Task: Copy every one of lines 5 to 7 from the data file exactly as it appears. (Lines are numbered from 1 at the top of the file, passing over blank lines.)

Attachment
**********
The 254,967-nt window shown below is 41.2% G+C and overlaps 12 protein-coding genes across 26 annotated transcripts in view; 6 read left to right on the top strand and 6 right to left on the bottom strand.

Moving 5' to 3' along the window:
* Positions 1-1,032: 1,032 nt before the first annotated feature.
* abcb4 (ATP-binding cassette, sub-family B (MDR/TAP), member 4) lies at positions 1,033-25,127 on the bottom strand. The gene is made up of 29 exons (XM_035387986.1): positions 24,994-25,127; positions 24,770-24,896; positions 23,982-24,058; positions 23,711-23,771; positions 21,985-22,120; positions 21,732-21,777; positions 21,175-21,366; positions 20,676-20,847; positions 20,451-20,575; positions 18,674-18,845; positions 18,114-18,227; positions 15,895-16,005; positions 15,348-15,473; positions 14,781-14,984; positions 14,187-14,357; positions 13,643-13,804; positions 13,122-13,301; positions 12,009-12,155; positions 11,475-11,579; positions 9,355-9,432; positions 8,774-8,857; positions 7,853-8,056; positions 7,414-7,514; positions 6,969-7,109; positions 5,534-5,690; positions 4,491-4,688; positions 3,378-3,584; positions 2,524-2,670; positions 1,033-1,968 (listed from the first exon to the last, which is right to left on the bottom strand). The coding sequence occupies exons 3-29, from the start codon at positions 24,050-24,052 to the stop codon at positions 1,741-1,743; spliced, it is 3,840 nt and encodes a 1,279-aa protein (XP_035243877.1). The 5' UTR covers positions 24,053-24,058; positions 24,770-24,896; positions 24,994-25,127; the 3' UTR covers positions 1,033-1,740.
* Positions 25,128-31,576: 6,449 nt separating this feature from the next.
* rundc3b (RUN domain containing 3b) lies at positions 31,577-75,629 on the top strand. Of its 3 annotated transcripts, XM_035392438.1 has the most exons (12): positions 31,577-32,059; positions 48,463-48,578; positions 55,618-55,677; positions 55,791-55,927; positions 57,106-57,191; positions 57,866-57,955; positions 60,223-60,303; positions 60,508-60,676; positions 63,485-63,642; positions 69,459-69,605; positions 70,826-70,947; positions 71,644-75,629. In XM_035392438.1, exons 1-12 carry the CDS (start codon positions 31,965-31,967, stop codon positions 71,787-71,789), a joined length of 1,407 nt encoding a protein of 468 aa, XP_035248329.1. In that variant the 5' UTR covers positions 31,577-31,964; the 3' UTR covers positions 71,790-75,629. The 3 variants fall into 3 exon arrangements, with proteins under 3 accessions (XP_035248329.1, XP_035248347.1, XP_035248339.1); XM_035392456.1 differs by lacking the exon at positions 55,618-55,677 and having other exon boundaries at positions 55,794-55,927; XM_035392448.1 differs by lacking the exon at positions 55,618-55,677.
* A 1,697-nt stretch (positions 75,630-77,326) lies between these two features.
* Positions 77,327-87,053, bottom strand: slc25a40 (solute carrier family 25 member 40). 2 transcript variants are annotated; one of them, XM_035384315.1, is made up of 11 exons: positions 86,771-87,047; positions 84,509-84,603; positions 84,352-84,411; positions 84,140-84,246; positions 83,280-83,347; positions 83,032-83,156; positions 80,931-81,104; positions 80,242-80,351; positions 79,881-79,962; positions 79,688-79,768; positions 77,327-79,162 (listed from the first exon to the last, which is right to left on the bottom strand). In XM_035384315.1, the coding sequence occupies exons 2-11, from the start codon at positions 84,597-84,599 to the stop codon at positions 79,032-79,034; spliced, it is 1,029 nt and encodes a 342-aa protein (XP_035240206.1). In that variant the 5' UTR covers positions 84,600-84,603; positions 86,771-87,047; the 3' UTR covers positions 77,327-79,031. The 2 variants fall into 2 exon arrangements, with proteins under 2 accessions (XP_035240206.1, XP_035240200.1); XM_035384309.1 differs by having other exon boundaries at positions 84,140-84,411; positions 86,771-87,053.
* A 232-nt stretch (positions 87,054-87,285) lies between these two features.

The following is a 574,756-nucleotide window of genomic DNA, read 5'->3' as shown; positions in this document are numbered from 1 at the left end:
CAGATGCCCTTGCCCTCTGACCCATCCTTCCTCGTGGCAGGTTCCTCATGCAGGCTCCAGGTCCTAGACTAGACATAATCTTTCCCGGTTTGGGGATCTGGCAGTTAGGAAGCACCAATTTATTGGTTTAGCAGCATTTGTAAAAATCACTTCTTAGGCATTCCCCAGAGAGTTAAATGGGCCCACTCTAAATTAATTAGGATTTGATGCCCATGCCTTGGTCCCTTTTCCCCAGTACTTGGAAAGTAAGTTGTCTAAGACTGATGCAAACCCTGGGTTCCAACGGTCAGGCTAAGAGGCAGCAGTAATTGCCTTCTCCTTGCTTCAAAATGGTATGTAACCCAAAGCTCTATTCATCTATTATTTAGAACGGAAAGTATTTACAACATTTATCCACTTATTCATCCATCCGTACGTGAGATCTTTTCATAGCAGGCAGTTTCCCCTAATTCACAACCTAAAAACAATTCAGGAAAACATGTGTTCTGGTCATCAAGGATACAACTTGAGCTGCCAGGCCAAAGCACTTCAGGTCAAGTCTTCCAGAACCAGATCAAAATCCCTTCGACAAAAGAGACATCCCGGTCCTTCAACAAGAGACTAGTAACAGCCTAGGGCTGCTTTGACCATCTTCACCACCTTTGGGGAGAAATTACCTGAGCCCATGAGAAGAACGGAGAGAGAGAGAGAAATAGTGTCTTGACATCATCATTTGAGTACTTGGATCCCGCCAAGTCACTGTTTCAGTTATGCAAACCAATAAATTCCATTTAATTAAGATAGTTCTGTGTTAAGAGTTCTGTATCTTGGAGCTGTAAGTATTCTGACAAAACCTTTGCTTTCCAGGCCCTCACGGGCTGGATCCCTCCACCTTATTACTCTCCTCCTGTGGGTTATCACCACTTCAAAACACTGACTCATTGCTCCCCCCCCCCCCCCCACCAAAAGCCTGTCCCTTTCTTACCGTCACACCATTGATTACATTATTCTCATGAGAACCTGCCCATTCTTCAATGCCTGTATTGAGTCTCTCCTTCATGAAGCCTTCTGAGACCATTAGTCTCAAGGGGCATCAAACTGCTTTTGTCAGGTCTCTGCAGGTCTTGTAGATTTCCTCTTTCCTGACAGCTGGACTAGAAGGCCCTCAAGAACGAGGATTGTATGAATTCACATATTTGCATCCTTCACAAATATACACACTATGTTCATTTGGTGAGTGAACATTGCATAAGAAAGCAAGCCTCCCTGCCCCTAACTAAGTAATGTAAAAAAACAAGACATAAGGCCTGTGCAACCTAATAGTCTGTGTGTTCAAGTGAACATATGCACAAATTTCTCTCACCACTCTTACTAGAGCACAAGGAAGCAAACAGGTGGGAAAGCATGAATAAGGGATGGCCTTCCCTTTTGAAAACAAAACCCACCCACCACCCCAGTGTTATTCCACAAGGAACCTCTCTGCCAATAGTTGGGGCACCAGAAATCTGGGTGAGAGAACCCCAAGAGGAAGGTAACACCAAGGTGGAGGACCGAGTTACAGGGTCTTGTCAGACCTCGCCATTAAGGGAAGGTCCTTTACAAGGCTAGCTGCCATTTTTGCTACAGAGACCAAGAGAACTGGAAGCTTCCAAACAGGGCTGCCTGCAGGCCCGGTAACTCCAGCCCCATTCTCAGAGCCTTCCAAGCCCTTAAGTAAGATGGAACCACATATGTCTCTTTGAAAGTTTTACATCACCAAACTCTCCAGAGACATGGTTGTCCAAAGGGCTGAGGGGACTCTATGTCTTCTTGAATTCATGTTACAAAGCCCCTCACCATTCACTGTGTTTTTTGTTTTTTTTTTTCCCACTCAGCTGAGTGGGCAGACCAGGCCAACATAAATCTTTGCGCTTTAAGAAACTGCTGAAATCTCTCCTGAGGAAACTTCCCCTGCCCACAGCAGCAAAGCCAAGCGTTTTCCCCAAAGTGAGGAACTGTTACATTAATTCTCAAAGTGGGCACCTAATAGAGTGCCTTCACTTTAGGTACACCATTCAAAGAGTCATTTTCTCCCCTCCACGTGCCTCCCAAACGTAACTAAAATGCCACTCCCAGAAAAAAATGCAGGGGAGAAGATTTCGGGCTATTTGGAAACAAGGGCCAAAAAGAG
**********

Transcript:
* Positions 25,128-31,576: 6,449 nt separating this feature from the next.
* rundc3b (RUN domain containing 3b) lies at positions 31,577-75,629 on the top strand. Of its 3 annotated transcripts, XM_035392438.1 has the most exons (12): positions 31,577-32,059; positions 48,463-48,578; positions 55,618-55,677; positions 55,791-55,927; positions 57,106-57,191; positions 57,866-57,955; positions 60,223-60,303; positions 60,508-60,676; positions 63,485-63,642; positions 69,459-69,605; positions 70,826-70,947; positions 71,644-75,629. In XM_035392438.1, exons 1-12 carry the CDS (start codon positions 31,965-31,967, stop codon positions 71,787-71,789), a joined length of 1,407 nt encoding a protein of 468 aa, XP_035248329.1. In that variant the 5' UTR covers positions 31,577-31,964; the 3' UTR covers positions 71,790-75,629. The 3 variants fall into 3 exon arrangements, with proteins under 3 accessions (XP_035248329.1, XP_035248347.1, XP_035248339.1); XM_035392456.1 differs by lacking the exon at positions 55,618-55,677 and having other exon boundaries at positions 55,794-55,927; XM_035392448.1 differs by lacking the exon at positions 55,618-55,677.
* A 1,697-nt stretch (positions 75,630-77,326) lies between these two features.